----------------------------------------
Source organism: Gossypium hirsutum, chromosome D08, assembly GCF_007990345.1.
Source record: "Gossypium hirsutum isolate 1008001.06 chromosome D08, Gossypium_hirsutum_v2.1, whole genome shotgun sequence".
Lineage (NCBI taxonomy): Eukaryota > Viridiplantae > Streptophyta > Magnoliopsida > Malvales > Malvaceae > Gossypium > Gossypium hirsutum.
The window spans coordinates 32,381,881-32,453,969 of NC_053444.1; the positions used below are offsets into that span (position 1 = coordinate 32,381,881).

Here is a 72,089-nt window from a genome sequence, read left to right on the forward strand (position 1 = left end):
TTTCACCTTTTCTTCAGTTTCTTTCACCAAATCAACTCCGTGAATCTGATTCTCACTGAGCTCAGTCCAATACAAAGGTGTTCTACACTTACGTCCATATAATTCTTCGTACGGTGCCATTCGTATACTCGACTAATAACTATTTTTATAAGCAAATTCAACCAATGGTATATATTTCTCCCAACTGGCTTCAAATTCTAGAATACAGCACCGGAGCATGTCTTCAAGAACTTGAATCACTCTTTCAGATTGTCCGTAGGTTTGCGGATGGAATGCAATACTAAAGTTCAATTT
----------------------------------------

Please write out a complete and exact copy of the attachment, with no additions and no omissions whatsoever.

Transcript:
Source organism: Gossypium hirsutum, chromosome D08, assembly GCF_007990345.1.
Source record: "Gossypium hirsutum isolate 1008001.06 chromosome D08, Gossypium_hirsutum_v2.1, whole genome shotgun sequence".
Lineage (NCBI taxonomy): Eukaryota > Viridiplantae > Streptophyta > Magnoliopsida > Malvales > Malvaceae > Gossypium > Gossypium hirsutum.
The window spans coordinates 32,381,881-32,453,969 of NC_053444.1; the positions used below are offsets into that span (position 1 = coordinate 32,381,881).

Here is a 72,089-nt window from a genome sequence, read left to right on the forward strand (position 1 = left end):
TTTCACCTTTTCTTCAGTTTCTTTCACCAAATCAACTCCGTGAATCTGATTCTCACTGAGCTCAGTCCAATACAAAGGTGTTCTACACTTACGTCCATATAATTCTTCGTACGGTGCCATTCGTATACTCGACTAATAACTATTTTTATAAGCAAATTCAACCAATGGTATATATTTCTCCCAACTGGCTTCAAATTCTAGAATACAGCACCGGAGCATGTCTTCAAGAACTTGAATCACTCTTTCAGATTGTCCGTAGGTTTGCGGATGGAATGCAATACTAAAGTTCAATTT